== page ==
With the Asus Memo Pad HD 7, you really get what you pay for. The HD 7 earns its low price with a lackluster design and sluggish performance. It's not very comfortable to hold for long periods of time, and aside from being offered in a variety of different colors, lacks a coolness other tablets try hard to aspire to.
Its performance is meekly mediocre, and consistent lagging combined with a sometimes unresponsive touch screen make the tablet best suited for simple tasks like browsing and reading.
That said, the HD 7 is a refreshing upgrade from Nexus 7.and its best feature is the 7-inch IPS screen that displays an impressively wide range of colors which facilitate a visually richer experience than the original
The 7-inch tablet also comes loaded with screen calibration and audio enhancement apps that actually turn out to be quite useful.
If you're on a strict budget, the Asus Memo Pad is an inexpensive and functional small tablet, but if you can spare the change, a new Nexus 7 is the better choice.
Editors' note: Our version of the Asus Memo Pad HD 7 ran with Android 4.1.2. Asus says an OTA update to 4.2.2 will be available for the tablet by its release in early August. If the update improves performance, we will adjust its subrating accordingly.
Even though the tablet shares similar dimensions with the Nexus 7, it's nowhere near as sleek or comfortable in design. The tablet fits fine in one hand, even for people with smaller hands like me, yet, despite its light weight, the design doesn't lend itself to comfortable holding over lengthy periods of time.
The back panel protrudes slightly, and the corners slightly dig into your palms when holding it in both hands, instead of the flush, smoothly curved edges of the original Nexus 7. I often found myself wanting to put the device down after using it for awhile -- not because I was done using it -- but because holding it became tiresome.
The Asus Memo Pad HD 7 comes in navy blue, white, hot pink, and lime green. The navy blue version is the only one that has a back with a matte finish. The dark shade of blue attracts a minimal amount of fingerprints that are only highly visible from certain angles. The back panel is smooth and comfortable to the touch but can be a bit slippery without a tight grip.
In comparison, the reflective plastic back sides of the other colors look less chic, but the texture helps one grip the device significantly better than the matte finish does. I personally prefer a back panel with a grippier texture, like the one on the Nexus 7 (2012), because it enhances my comfort level in a way that extends the amount of time I can hold the device.
Since they're both made by Asus, the Memo Pad HD 7 and the Nexus 7 (2012) share similar design elements. The power button and volume rocker on the right edge look almost identical in shape, while the rear speakers are similarly located toward the bottom edge of the tablet.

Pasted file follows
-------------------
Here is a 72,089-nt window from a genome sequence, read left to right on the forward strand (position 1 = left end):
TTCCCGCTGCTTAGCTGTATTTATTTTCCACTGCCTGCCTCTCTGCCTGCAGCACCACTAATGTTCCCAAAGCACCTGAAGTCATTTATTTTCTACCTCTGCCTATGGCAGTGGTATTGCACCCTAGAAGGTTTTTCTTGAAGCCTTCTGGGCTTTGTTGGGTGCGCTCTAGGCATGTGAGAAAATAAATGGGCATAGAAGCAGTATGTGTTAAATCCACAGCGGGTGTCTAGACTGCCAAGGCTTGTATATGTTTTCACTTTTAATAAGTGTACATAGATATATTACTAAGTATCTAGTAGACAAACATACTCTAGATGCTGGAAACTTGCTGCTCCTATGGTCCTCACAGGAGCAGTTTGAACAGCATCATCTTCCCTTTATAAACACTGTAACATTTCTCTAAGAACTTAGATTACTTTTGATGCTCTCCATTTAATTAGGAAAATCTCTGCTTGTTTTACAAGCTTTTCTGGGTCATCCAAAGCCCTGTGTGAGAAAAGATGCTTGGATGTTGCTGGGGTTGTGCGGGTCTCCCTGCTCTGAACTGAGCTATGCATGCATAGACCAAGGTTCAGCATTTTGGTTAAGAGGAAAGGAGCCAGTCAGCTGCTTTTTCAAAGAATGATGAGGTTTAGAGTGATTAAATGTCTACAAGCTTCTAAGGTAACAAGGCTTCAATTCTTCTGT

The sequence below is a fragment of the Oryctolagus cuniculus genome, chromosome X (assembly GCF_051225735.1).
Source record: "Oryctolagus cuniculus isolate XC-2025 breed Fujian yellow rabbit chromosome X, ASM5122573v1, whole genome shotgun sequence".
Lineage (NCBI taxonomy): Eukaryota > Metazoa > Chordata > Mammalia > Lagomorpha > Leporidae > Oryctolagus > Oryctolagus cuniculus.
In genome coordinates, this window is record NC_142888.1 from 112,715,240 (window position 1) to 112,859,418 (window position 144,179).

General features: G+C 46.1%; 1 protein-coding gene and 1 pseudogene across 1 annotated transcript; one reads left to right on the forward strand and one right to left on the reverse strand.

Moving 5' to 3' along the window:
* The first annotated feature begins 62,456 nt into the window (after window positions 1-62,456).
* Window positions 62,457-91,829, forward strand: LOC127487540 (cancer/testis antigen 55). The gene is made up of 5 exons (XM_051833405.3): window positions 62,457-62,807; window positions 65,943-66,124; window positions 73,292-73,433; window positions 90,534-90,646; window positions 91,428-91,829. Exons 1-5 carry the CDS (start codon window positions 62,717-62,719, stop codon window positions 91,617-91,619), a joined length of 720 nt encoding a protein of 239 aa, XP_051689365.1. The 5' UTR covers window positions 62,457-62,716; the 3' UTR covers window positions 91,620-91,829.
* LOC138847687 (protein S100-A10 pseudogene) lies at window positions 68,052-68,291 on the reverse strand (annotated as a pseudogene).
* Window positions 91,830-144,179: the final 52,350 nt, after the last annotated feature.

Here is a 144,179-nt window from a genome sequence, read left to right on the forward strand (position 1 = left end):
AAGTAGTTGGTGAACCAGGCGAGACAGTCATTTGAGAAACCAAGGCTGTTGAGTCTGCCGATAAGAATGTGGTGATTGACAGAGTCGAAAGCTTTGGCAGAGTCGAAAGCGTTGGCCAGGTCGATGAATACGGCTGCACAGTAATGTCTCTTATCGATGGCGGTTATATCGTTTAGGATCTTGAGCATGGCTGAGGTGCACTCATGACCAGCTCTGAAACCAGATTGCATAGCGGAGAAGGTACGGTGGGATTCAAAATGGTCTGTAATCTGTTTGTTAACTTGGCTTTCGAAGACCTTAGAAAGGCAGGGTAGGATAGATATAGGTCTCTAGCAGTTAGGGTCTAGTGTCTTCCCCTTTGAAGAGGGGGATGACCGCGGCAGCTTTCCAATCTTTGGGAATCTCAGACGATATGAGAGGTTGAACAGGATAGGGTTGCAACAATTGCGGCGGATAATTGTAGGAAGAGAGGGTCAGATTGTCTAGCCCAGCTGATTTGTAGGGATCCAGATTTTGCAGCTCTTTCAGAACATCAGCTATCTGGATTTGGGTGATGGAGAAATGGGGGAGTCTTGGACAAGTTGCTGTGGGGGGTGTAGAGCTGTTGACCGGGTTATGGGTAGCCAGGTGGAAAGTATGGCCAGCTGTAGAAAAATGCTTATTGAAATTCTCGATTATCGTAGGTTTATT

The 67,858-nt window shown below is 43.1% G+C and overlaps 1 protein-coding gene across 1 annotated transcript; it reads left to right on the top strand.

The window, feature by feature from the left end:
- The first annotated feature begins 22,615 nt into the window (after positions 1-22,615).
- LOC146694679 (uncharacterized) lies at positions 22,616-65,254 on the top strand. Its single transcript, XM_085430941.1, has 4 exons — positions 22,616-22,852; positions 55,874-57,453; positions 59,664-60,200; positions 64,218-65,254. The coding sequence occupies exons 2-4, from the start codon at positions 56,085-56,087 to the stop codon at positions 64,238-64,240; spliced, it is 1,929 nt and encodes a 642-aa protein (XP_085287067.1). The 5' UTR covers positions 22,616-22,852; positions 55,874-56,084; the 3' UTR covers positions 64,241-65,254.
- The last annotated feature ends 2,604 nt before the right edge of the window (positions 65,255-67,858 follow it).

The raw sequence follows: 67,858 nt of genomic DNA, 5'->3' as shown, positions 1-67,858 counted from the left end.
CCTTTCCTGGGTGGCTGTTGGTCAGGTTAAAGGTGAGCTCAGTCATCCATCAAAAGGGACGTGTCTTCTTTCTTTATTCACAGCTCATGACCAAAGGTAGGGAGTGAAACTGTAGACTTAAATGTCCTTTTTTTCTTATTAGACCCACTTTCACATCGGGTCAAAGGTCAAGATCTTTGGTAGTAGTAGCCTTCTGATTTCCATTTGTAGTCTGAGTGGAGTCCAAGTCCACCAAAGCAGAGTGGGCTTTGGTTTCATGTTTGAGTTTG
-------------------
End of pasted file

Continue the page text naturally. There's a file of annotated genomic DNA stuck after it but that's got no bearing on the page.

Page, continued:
|Tested spec||Asus Memo Pad HD 7||Google Nexus 7 (2012)||Apple iPad Mini||Amazon Kindle Fire HD|
|Weight in pounds||0.66||0.74||0.68||0.86|
|Width in inches (landscape)||7.8||7.8||7.9||7.7|
|Height in inches||4.7||4.7||5.3||5.4|
|Depth in inches||0.4||0.4||0.3||0.4|
|Side bezel width in inches (landscape)||0.9||0.8||0.8||0.9|
The front of the tablet is typically simple, with an Asus logo on the bottom bezel and a front-facing camera on the top. There is no ambient light sensor, therefore no automatic brightness setting.
The Memo Pad HD 7's headphone jack, microphone pinhole, and Micro-USB port are all located on the top edge, with the microSD expansion slot -- which is expandable up to 32GB -- around the corner on the left edge. There are no ports on the bottom edge, but the speaker sits on the bottom of the tablet's back, keeping the 5-megapixel rear camera on top company.
Asus Application Suite
The tablet comes loaded with the Asus Application Suite and features apps that range from useful to creative. The simple additions include a calendar, to-do list, and file manager, and it comes with 16GB of Asus WebStorage cloud service for one year.
Some of the apps that are geared towards family use include App Locker, which allows you to put passwords on specific apps; Asus Artists, where you can create "paintings" or greeting cards; and Asus Story, which helps you organize your photos into albums, or as they call them, "stories."
The tablet comes with Power Saver, a battery-saving feature that comes in handy if you're trying to squeeze the most out of a low battery.
The custom mode lets you pick the specific functions that the power-saving option affects. For example, you can set a low screen brightness for listening to music, a higher one for watching video, and no power-saving function for reading books. When enabled, it significantly helped extend the battery life when it was low.
One of the most interesting and useful features on the tablet is the floating menu. On the Android navigation bar, there's a button to the left of the back button that activates the floating menu.
When activated, a small menu pops up above the navigation bar that contains a selection of floating apps that you can quickly access without having to close whatever app you're currently using. Since the apps "float" on the screen, on top of whatever is already open, it's almost like a multiwindow option, but they can only perform simple tasks and can't compare to the multiwindow functions that the Microsoft Surface or some of the Samsung Galaxy tablets provide.
Floating apps are an easy way to multitask, and I liked the ability to use the browser while watching video, but not all streaming video services continue to play while a floating app is open. With the exception of a few floating apps, including the calculator and compass, Netflix did not let me use most of the floating apps while simultaneously watching video, although YouTube did.